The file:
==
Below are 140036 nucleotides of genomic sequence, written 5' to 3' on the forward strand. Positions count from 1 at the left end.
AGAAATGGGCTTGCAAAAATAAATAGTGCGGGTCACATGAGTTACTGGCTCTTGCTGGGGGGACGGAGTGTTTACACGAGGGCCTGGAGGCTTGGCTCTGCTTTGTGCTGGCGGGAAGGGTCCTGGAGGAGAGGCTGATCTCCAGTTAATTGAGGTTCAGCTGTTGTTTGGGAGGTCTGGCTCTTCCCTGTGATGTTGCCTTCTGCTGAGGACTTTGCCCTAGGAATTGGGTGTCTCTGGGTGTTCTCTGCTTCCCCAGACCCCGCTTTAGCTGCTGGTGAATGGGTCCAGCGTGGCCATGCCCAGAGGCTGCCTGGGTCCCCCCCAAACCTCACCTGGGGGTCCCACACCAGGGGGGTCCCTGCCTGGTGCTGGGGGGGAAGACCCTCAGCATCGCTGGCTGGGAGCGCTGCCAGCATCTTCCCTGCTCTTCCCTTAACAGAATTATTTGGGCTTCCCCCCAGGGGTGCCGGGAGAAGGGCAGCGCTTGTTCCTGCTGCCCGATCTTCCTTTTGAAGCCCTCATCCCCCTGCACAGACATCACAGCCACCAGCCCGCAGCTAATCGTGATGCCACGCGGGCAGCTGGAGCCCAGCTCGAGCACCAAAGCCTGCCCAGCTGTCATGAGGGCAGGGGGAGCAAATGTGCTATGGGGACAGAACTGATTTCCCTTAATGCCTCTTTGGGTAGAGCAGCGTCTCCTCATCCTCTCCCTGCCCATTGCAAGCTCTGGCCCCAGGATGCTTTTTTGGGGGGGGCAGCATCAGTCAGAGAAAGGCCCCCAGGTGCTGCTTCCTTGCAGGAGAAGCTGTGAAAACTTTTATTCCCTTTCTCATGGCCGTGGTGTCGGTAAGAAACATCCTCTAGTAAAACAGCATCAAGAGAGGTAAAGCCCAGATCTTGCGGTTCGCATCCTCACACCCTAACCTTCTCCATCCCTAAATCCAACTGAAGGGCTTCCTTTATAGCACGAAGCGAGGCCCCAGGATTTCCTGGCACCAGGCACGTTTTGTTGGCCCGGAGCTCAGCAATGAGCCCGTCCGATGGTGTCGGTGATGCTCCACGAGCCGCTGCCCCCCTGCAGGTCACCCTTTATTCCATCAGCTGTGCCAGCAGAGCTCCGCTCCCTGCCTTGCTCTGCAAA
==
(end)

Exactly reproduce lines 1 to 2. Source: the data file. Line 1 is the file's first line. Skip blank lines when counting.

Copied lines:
Below are 140036 nucleotides of genomic sequence, written 5' to 3' on the forward strand. Positions count from 1 at the left end.
AGAAATGGGCTTGCAAAAATAAATAGTGCGGGTCACATGAGTTACTGGCTCTTGCTGGGGGGACGGAGTGTTTACACGAGGGCCTGGAGGCTTGGCTCTGCTTTGTGCTGGCGGGAAGGGTCCTGGAGGAGAGGCTGATCTCCAGTTAATTGAGGTTCAGCTGTTGTTTGGGAGGTCTGGCTCTTCCCTGTGATGTTGCCTTCTGCTGAGGACTTTGCCCTAGGAATTGGGTGTCTCTGGGTGTTCTCTGCTTCCCCAGACCCCGCTTTAGCTGCTGGTGAATGGGTCCAGCGTGGCCATGCCCAGAGGCTGCCTGGGTCCCCCCCAAACCTCACCTGGGGGTCCCACACCAGGGGGGTCCCTGCCTGGTGCTGGGGGGGAAGACCCTCAGCATCGCTGGCTGGGAGCGCTGCCAGCATCTTCCCTGCTCTTCCCTTAACAGAATTATTTGGGCTTCCCCCCAGGGGTGCCGGGAGAAGGGCAGCGCTTGTTCCTGCTGCCCGATCTTCCTTTTGAAGCCCTCATCCCCCTGCACAGACATCACAGCCACCAGCCCGCAGCTAATCGTGATGCCACGCGGGCAGCTGGAGCCCAGCTCGAGCACCAAAGCCTGCCCAGCTGTCATGAGGGCAGGGGGAGCAAATGTGCTATGGGGACAGAACTGATTTCCCTTAATGCCTCTTTGGGTAGAGCAGCGTCTCCTCATCCTCTCCCTGCCCATTGCAAGCTCTGGCCCCAGGATGCTTTTTTGGGGGGGGCAGCATCAGTCAGAGAAAGGCCCCCAGGTGCTGCTTCCTTGCAGGAGAAGCTGTGAAAACTTTTATTCCCTTTCTCATGGCCGTGGTGTCGGTAAGAAACATCCTCTAGTAAAACAGCATCAAGAGAGGTAAAGCCCAGATCTTGCGGTTCGCATCCTCACACCCTAACCTTCTCCATCCCTAAATCCAACTGAAGGGCTTCCTTTATAGCACGAAGCGAGGCCCCAGGATTTCCTGGCACCAGGCACGTTTTGTTGGCCCGGAGCTCAGCAATGAGCCCGTCCGATGGTGTCGGTGATGCTCCACGAGCCGCTGCCCCCCTGCAGGTCACCCTTTATTCCATCAGCTGTGCCAGCAGAGCTCCGCTCCCTGCCTTGCTCTGCAAA